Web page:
Last month, world champion sprinter Tyson Gay faced disappointment as his record-breaking 9.68-second run of the 100 meter dash was disqualified as a world record because of a strong tailwind.
He nevertheless qualified during the U.S. Olympic trials.
You’d think that would be a big story in the sports world, and it was, but it became a net phenomenon after OneNewsNow.com‘s search and replace filters got a hold of it. The American Family Association’s website has filters in place that alter wire-service stories to be more in line with their values.
Thus, Tyson Gay had his name changed to Tyson Homosexual.
“Tyson Homosexual was a blur in blue, sprinting 100 meters faster than anyone ever has,” the filtered story read. “His time of 9.68 seconds at the U.S. Olympic trials Sunday doesn’t count as a world record, because it was run with the help of a too-strong tailwind. Here’s what does matter: Homosexual qualified for his first Summer Games team and served notice he’s certainly someone to watch in Beijing.
‘It means a lot to me,’ the 25-year-old Homosexual said. ‘I’m glad my body could do it, because now I know I have it in me.'”
And then it led to this little gem:
“Wearing a royal blue uniform with red and white diagonal stripes across the front, along with matching shoes, all in a tribute to 1936 Olympic star Jesse Owens, Homosexual dominated the competition.
“He started well and pulled out to a comfortable lead by the 40-meter mark. This time, he kept pumping those legs all the way through the finish line, extending his lead.
“In Saturday’s opening heat, Homosexual pulled way up, way too soon, and nearly was caught by the field, before accelerating again and lunging in for fourth place.”
According to “The Sleuth” at The Washington Post, Fred Jackson, news director of OneNewsNow.com, offered this defense: “We don’t object to the word ‘gay,'” Jackson explained, except “when it refers to people who practice a homosexual lifestyle.”
I imagine there are quite a few words they do object to, in their original context. Take “bush” and “dick.” Both are slang words that also have less offensive alternatives. What might happen if the words from a 2002 quote by our president about his VP were altered using a search and replace filter? Perhaps it would be something like this:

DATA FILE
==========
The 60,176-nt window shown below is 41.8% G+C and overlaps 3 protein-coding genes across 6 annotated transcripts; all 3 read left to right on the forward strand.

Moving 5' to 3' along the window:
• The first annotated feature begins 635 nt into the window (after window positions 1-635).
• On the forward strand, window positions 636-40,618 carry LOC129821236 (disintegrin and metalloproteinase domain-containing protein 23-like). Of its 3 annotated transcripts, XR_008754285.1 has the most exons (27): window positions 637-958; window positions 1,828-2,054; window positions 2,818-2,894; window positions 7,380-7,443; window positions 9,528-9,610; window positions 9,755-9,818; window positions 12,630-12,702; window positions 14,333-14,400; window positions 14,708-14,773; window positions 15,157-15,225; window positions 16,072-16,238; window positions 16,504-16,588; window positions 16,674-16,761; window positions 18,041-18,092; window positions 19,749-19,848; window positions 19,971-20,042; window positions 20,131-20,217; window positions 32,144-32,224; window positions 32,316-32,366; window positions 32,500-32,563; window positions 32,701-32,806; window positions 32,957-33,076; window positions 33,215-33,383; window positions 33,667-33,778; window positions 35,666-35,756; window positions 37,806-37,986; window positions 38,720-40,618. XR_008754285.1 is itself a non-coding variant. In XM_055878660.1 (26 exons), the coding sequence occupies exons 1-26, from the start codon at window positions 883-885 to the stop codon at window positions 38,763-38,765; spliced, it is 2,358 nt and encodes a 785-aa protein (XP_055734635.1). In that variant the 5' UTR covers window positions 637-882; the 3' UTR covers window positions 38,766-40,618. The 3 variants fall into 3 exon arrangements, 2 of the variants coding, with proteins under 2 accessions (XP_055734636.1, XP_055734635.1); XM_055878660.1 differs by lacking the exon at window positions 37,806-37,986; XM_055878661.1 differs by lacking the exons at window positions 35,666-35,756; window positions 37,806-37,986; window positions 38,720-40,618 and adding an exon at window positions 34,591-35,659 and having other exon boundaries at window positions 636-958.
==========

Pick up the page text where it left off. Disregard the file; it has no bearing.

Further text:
“I hope one day I can clone another Penis. Then I won’t have to do anything,” said President Pubic Hair.
But sprinters and unfortunately named heads of state aren’t the only ones susceptible to possible misconstrued meanings.
Barack Obama has been dealing with internet rumors for months and a recent Hotmail glitch didn’t help things. The spell-check feature failed to recognize Obama and instead suggested Osama as the first alternative.
No doubt many users simply OK’d the spell check suggestions and sent out error-ridden e-mails.
The out of control spell-check problem is also known as The Cupertino Effect, made famous by a glitch that replaced misspellings of “cooperation” with “Cupertino.”
This is mostly benign and sometimes funny, but it can be a real problem. International translators lean heavily on the auto-correct features of Microsoft Word and other word-processing programs. This leads to malaprops like this one courtesy of Languagehat.com in which “cooperation” was substituted by something other than “Cupertino”: “Albania was very interested in concluding a customs copulation agreement.”
The bottom line is this: Don’t let machines do the thinking for you. Whether it comes from the thought police or your spell-checker, there is no substitute for a strong mind and some thoroughness.